ECH and I spent some time today looking at the complexities of orthing, with the assistance of the document SMK has been working on. We added a few simple rules to the existing algorithm (removing secondary stresses), and there's one more I can add (removing unstressed schwas at the beginning of the process).
But beyond that, the basic conclusion we came to is this:
Most of the hard decisions for the awkward cases have to be made on the basis of hyph or feature structure information. Right now, I'm not inputting that information into the orthing algorithm; it just operates on a plain phonemic transcription. In the case of
<pron> orthing, it would be possible to pass in the relevant hyph and fs data. However, the orthing algorithm also has to be applied to
<cit>s, and in that case, there is no hyph or feature structure info; any phr might contain a word from a completely different entry, and we wouldn't have any way of knowing about it.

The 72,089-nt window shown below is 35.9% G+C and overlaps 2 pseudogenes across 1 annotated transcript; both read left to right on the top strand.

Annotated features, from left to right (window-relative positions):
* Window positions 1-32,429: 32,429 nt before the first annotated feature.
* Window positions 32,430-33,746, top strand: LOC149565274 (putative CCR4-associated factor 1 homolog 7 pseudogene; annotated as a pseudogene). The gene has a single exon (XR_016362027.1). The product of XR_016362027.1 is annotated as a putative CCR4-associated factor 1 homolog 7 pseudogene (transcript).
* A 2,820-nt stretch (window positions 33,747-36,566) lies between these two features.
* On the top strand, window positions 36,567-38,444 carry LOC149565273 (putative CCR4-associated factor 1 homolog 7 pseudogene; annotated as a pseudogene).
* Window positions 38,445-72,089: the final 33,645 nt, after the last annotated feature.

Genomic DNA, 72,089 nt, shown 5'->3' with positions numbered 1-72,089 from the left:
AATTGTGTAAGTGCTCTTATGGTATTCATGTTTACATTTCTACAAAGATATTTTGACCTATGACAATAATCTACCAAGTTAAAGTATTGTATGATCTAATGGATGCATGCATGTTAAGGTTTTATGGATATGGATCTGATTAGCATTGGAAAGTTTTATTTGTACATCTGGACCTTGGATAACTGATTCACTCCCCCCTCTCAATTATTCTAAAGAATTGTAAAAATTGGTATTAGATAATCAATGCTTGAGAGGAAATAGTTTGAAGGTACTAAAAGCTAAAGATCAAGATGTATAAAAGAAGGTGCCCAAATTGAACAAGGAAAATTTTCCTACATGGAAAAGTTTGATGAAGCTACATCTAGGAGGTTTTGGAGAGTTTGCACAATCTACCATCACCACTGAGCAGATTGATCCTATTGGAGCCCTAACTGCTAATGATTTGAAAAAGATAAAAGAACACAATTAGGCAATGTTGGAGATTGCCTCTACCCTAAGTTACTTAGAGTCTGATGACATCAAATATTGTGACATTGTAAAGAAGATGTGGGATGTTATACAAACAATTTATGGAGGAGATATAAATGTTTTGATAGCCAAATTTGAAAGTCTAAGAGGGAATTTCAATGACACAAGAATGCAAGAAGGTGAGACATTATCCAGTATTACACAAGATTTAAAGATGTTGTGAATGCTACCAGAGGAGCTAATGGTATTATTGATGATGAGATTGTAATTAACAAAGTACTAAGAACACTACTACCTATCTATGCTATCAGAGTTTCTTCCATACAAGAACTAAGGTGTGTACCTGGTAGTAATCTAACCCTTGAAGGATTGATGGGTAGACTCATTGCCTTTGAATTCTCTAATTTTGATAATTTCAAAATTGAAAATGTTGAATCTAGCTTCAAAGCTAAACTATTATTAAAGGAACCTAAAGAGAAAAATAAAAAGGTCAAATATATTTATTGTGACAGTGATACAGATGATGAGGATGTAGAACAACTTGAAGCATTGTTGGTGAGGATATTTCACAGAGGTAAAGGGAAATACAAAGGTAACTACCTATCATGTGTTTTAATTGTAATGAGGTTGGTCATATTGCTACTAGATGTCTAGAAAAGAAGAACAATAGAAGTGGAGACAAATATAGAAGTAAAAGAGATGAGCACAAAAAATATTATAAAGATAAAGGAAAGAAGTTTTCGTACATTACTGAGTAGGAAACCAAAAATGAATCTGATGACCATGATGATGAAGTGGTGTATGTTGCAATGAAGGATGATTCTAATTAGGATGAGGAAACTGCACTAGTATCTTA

So we think the best approach is this:
- We do the best we can to improve the simple algorithm.
- We run it against the existing files and create hard-coded
<phr type="orth">) in the actual entry files.
- We also write code which is designed to detect (but not handle) circumstances under which a manual fix is likely to be required (where, for instance, the sequence əxʷ appears, which might indicate m:mix or m:ulˀəxW). When we detect those cases, we add a comment to the effect that someone needs to fix the results.
Our quick tests suggest that the problem entries are likely to be in the low hundreds rather than the thousands, and a lot of the checking and fixing could be done by a good workstudy student.